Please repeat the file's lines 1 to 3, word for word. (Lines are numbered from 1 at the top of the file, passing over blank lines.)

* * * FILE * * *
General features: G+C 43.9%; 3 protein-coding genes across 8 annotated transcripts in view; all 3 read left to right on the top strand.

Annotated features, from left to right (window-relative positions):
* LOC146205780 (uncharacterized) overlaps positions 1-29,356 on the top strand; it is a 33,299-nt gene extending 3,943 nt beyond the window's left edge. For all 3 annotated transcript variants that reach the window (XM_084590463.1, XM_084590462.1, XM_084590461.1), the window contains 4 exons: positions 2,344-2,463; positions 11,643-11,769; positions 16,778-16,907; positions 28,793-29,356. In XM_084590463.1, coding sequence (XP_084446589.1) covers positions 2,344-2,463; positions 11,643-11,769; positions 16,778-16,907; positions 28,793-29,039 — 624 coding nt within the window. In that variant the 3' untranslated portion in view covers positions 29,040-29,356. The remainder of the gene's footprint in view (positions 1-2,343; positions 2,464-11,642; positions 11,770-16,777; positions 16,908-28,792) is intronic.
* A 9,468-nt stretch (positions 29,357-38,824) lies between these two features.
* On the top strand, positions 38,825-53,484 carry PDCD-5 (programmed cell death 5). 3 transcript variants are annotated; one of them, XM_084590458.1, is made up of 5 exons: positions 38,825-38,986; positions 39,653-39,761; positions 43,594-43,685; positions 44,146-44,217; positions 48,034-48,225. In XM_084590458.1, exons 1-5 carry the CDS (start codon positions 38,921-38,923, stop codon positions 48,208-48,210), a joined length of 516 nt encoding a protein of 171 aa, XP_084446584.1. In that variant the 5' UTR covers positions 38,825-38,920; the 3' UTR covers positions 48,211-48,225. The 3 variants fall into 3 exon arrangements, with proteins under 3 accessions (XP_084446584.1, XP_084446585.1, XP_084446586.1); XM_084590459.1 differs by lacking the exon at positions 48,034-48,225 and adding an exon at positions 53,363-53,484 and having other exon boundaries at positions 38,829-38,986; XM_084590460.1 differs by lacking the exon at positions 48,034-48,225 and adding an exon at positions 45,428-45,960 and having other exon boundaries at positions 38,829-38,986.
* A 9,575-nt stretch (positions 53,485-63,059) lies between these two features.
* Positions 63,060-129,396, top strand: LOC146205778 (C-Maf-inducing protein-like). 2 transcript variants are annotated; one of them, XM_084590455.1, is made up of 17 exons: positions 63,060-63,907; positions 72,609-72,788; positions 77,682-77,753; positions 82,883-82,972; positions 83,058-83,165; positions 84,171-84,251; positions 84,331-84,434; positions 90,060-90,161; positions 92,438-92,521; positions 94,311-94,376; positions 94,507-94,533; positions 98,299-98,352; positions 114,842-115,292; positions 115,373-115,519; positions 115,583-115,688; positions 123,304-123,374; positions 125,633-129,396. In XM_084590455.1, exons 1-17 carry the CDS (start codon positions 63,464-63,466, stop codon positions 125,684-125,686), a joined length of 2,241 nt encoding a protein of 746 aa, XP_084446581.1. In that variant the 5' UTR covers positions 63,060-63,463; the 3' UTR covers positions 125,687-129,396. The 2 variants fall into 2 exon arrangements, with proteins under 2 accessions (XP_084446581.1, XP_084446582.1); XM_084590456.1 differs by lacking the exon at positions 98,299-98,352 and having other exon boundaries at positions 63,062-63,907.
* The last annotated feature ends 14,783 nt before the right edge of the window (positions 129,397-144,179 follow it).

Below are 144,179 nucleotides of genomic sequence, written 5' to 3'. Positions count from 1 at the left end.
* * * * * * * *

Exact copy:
General features: G+C 43.9%; 3 protein-coding genes across 8 annotated transcripts in view; all 3 read left to right on the top strand.

Annotated features, from left to right (window-relative positions):
* LOC146205780 (uncharacterized) overlaps positions 1-29,356 on the top strand; it is a 33,299-nt gene extending 3,943 nt beyond the window's left edge. For all 3 annotated transcript variants that reach the window (XM_084590463.1, XM_084590462.1, XM_084590461.1), the window contains 4 exons: positions 2,344-2,463; positions 11,643-11,769; positions 16,778-16,907; positions 28,793-29,356. In XM_084590463.1, coding sequence (XP_084446589.1) covers positions 2,344-2,463; positions 11,643-11,769; positions 16,778-16,907; positions 28,793-29,039 — 624 coding nt within the window. In that variant the 3' untranslated portion in view covers positions 29,040-29,356. The remainder of the gene's footprint in view (positions 1-2,343; positions 2,464-11,642; positions 11,770-16,777; positions 16,908-28,792) is intronic.